Longtime front-line employees share passion for customers, team.
People come and go. The saying definitely applies to an industry in which industry turnover annually exceeds 100%. So there’s something comforting about running into 60-year-old Susie Valenciano, who just loves it when 200 raving Texas Tech fans are jamming the 7-Eleven parking lot where she works.
In her 25 years on the front lines of convenience retail, she has become the face of that store.
“I’m everyone’s mama,” she says, tapping into that sense of place that turns a run-of-the-mill employee into a community touchstone.
To explore what motivates employees to make a career out of life at the store level, CSP sought out individuals with more than 20 years of history in ringing up sales, preparing coffee, mopping floors and taking orders, asking them what it is about this business that has kept them engaged.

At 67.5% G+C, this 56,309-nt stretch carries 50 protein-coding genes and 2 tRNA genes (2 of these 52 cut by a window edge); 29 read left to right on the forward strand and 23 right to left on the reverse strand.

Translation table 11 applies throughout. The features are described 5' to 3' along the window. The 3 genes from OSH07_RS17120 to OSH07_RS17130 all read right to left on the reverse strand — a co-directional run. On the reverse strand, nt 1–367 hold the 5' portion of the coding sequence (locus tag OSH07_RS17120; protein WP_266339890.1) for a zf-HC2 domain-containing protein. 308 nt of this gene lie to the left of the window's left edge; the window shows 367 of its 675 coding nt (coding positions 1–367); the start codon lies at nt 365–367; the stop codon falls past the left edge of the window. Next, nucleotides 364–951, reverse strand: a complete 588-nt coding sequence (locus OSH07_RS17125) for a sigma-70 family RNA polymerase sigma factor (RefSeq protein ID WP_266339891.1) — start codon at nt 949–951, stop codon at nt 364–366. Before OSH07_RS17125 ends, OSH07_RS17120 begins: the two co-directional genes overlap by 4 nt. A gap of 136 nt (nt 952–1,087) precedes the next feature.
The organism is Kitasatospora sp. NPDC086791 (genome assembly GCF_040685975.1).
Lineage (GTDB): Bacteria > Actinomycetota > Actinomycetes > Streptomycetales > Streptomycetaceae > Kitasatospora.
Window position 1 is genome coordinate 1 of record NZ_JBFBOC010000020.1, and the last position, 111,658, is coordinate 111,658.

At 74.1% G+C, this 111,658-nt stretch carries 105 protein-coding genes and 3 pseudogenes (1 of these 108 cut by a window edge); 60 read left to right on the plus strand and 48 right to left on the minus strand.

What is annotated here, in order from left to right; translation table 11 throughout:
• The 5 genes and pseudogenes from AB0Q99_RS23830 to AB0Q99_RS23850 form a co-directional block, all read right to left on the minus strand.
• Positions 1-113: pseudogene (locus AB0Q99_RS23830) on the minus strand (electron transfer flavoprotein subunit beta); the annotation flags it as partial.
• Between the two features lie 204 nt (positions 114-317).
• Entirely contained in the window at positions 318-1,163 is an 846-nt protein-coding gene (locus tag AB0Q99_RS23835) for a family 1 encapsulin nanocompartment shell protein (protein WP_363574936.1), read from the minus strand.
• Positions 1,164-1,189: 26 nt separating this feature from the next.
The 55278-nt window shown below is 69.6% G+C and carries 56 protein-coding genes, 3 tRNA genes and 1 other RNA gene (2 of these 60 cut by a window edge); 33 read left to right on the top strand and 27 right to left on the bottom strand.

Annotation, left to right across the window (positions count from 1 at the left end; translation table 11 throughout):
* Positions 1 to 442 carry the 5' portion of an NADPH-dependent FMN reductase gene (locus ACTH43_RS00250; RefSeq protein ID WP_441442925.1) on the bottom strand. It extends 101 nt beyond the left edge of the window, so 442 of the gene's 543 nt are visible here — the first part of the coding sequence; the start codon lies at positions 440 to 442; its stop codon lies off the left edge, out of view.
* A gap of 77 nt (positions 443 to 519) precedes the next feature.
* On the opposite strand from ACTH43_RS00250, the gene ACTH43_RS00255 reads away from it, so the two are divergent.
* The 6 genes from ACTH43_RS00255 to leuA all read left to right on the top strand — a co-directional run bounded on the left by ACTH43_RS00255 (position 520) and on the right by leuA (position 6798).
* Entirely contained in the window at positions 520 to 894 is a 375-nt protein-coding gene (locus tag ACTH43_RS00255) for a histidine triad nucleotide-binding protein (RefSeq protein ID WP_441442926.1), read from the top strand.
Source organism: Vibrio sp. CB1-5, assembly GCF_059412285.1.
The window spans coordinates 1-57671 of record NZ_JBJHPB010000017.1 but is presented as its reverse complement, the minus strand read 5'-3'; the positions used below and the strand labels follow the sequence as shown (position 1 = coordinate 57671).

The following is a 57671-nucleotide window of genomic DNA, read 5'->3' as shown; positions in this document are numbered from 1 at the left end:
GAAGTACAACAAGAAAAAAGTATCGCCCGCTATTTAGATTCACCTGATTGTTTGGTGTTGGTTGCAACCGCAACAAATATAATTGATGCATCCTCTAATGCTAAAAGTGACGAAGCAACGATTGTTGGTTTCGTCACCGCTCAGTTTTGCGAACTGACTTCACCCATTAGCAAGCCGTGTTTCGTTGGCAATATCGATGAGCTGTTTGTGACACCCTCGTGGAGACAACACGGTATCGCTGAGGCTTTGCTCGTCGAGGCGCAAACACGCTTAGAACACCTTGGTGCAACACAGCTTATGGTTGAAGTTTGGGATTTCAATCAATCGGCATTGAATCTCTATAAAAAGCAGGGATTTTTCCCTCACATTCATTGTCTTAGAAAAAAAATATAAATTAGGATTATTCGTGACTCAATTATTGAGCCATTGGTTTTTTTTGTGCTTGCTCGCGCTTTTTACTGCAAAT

Southwest Convenience Stores, Lubbok, Texas
In 1985, Valenciano started work near Texas Tech University in Lubbock, Texas, back when the store was a few miles from campus and fronting a fourlane highway. Today, it’s right next to the football stadium, and the road now is eight lanes wide.
She worked the deli first, at a time when they built sandwiches by hand, a practice later replaced with a commissary and direct-store delivery (DSD). It was a business crowd back then. That’s how she saw it, in any case, having opted for the 5 a.m. to 1 p.m. shift. But the years would pass, and the importance of Texas Tech grew exponentially, with the school going from about 15,000 to 35,000 students.